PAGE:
Love is Strange is an even-handed drama about a Ben and George (John Lithgow and Alfred Molina), a loving couple who marry after 39 years of companionship, only to face a series of unexpected consequences of their decision. George is fired from his position as a music teacher, they’re forced to sell their home, and they find themselves living separately with various friends and relatives. The story revolves largely around their time apart, as they struggle in their separation while creating unintended commotion in the lives of their hosts. It’s a warm, wryly amusing and ultimately very touching film about the bonds of love and dedication. It may seem slow at times, but to watch it through to the end will lead you to realize how truly special it is.

Remember the name Rufus Norris. "Broken" is his directorial debut and he handles it like a seasoned pro. Also keep an eye out in the future for its young star, Eloise Laurence, who shows all the natural ability of a young Natalie Portman or Jodie Foster. Laurence plays "Skunk", a twelve year old trying to make sense of life - and whose task isn't made any easier by her own family's internal struggles, or the other families living in the peaceful-looking cul-de-sac where much of the action takes place. We're informed from the get-go that some sort of tragedy will befall the girl, but we don't know what shape it will take, or what the outcome of it will be. The tension builds from there, with a little relief along the way, thanks to her often-amusing performance as she witnesses the confusing actions of her elders. Tim Roth and Cillian Murphy are also in good form, both of whom seem happy to complement Laurence's presence rather than try to upstage her. "Broken" is equal parts cute, frightening, and brutally tense. It's well worth checking out.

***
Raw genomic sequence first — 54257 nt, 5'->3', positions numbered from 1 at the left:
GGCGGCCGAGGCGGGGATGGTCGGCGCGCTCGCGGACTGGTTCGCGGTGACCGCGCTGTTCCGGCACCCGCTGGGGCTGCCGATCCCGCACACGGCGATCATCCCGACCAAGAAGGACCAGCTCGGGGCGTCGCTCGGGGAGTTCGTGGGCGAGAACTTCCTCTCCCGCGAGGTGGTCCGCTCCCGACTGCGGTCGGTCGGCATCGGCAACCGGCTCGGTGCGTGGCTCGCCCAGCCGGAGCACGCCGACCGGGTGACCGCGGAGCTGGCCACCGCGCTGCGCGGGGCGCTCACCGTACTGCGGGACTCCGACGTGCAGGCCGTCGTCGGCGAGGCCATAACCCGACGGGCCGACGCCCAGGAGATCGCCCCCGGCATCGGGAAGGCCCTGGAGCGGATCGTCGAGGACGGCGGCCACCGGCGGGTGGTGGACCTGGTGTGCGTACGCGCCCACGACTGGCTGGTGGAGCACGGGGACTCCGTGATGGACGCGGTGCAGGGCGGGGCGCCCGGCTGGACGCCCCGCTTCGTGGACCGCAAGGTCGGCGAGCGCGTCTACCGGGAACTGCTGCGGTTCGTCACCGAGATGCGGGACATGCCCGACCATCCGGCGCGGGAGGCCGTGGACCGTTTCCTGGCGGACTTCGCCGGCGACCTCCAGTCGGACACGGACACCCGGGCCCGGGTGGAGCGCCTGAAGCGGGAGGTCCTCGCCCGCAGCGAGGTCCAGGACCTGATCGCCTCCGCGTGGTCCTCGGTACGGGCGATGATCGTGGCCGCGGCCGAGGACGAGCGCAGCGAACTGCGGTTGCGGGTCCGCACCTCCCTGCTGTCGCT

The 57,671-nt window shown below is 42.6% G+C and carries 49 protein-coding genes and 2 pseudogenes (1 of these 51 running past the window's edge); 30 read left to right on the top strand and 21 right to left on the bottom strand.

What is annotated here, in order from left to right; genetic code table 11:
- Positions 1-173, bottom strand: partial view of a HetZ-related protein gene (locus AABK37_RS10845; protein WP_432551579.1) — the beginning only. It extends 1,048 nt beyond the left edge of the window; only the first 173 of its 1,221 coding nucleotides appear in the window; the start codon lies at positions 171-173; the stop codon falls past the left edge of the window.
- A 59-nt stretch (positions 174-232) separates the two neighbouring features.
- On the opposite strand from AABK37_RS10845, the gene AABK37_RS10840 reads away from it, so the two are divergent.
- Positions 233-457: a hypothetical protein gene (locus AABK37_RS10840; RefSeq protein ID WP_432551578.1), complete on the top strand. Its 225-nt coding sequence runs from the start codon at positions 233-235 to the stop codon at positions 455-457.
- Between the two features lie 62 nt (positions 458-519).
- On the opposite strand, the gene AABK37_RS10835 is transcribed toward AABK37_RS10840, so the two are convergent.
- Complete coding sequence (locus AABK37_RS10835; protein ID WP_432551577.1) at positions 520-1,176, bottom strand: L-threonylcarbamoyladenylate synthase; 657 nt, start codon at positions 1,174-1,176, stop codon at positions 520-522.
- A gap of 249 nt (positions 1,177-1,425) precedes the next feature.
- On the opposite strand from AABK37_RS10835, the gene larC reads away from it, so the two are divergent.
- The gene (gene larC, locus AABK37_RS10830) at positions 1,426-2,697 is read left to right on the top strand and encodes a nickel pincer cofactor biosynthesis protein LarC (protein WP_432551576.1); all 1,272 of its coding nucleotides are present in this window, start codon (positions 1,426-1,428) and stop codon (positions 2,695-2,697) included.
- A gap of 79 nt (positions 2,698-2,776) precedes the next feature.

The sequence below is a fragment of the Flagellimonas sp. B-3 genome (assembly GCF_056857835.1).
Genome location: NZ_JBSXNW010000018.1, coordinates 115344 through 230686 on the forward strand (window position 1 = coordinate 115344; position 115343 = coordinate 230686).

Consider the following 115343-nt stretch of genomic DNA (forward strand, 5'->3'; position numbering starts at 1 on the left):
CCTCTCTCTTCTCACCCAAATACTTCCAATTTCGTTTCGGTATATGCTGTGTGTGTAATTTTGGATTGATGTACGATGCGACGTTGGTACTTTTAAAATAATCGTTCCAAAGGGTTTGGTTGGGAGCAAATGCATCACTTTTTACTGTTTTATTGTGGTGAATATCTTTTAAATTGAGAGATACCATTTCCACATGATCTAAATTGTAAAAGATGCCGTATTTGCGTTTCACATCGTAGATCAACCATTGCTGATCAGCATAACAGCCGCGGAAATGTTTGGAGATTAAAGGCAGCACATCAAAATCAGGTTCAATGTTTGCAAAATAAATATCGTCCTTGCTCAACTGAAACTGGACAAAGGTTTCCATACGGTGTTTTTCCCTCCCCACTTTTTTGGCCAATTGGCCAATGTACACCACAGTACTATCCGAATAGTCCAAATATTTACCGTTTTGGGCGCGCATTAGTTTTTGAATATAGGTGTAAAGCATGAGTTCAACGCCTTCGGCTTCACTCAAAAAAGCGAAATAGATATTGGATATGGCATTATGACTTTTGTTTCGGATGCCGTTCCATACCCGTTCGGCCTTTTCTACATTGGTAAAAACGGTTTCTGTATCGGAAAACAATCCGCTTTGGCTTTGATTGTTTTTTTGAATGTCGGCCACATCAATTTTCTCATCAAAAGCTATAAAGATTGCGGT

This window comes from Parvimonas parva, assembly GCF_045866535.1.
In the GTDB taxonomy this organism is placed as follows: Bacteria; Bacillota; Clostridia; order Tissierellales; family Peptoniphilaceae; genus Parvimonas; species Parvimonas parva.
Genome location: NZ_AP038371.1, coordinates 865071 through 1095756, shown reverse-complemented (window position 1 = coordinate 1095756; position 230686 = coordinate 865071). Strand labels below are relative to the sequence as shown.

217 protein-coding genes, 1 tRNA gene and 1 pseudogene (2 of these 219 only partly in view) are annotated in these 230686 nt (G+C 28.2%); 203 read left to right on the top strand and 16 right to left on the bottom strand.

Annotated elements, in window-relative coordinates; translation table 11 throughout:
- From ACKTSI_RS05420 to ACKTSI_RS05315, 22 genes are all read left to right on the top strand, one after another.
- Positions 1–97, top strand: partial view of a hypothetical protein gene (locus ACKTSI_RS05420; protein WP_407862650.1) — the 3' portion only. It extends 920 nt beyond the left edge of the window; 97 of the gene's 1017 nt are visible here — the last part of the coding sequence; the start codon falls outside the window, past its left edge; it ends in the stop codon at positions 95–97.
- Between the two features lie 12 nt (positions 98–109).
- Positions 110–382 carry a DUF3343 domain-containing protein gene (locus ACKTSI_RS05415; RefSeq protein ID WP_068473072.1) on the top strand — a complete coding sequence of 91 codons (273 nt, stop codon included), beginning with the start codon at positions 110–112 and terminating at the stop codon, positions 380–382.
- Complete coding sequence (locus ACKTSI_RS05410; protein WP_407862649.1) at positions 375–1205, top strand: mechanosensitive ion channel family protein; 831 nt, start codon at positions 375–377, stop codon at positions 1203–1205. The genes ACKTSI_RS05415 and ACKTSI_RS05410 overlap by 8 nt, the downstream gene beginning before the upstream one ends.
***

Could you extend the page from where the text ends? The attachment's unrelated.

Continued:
John Carney, who directed the critically and commercially successful Once, may be the world’s best captor of charm. Begin Again tells the story of a broken-hearted singer who gets discovered by a failed showbiz executive. Their ideas and love for music are all they have to face their failures and bring their creativity to life. The original songs are charming and from Keira Knightley and Mark Ruffalo to Yasiin Bey (Mos Def), Adam Levine, and Cee-Lo Green, the cast generate sparkling chemistry and portray the story beautifully. Begin again is a sweet and effortless watch, yet far from being your classic rom-com.

Based on the book by John Le Carre, this slow-burning thriller tells the story of a half-Chechen, half-Russian immigrant suspected of terrorism, who is suddenly spotted in a big German city trying to get his hands on money that was left to him. Gunter (played by Philip Seymour Hoffman) is the head of an international counter-terrorism unit created after 9/11 to spot threats like these early on. Whether this man is a terrorist or not, what he is doing in Germany, how he fits in the grand scheme of things, and whether Gunter will succeed in his efforts - all of these are questions you will be begging to find answers for. Witty, supremely acted, and with a very provocative story line, A Most Wanted Man is perfect if you're in the mood for a sharp thriller.